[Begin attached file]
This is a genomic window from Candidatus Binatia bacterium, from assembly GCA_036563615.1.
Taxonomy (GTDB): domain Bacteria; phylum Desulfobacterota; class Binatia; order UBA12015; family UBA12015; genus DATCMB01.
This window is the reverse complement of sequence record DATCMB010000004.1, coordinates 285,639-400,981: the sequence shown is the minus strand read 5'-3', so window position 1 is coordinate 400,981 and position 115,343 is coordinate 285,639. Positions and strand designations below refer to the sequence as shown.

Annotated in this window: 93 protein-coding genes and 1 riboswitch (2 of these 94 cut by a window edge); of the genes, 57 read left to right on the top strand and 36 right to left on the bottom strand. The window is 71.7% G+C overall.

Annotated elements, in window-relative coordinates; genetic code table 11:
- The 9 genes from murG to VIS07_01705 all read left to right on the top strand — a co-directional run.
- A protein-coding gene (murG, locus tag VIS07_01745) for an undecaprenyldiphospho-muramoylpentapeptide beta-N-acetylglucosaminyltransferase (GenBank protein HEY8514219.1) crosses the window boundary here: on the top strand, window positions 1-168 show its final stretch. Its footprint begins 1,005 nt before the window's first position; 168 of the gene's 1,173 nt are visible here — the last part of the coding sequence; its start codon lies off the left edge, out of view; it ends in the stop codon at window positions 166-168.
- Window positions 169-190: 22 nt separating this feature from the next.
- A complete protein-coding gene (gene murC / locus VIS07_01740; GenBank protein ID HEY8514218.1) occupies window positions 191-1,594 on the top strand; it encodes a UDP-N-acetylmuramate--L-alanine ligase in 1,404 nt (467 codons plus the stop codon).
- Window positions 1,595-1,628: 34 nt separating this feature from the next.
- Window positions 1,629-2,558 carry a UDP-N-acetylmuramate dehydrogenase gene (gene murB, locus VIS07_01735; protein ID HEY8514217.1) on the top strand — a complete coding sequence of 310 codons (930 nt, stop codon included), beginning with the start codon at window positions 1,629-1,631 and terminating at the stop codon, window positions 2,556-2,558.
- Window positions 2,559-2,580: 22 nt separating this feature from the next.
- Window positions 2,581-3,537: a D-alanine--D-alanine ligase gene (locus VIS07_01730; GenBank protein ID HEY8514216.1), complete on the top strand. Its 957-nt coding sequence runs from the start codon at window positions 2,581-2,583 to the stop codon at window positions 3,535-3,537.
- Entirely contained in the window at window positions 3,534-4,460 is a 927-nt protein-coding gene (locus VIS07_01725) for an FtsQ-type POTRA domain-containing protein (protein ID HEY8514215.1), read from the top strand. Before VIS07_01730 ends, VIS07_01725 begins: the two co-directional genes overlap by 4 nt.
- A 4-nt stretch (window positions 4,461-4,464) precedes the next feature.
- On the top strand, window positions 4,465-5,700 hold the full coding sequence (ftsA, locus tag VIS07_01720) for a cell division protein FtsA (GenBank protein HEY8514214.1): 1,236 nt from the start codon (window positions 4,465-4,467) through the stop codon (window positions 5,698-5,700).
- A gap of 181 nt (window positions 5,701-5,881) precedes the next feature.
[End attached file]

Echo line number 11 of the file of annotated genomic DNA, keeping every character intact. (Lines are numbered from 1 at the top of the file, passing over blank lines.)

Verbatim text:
- Window positions 1,629-2,558 carry a UDP-N-acetylmuramate dehydrogenase gene (gene murB, locus VIS07_01735; protein ID HEY8514217.1) on the top strand — a complete coding sequence of 310 codons (930 nt, stop codon included), beginning with the start codon at window positions 1,629-1,631 and terminating at the stop codon, window positions 2,556-2,558.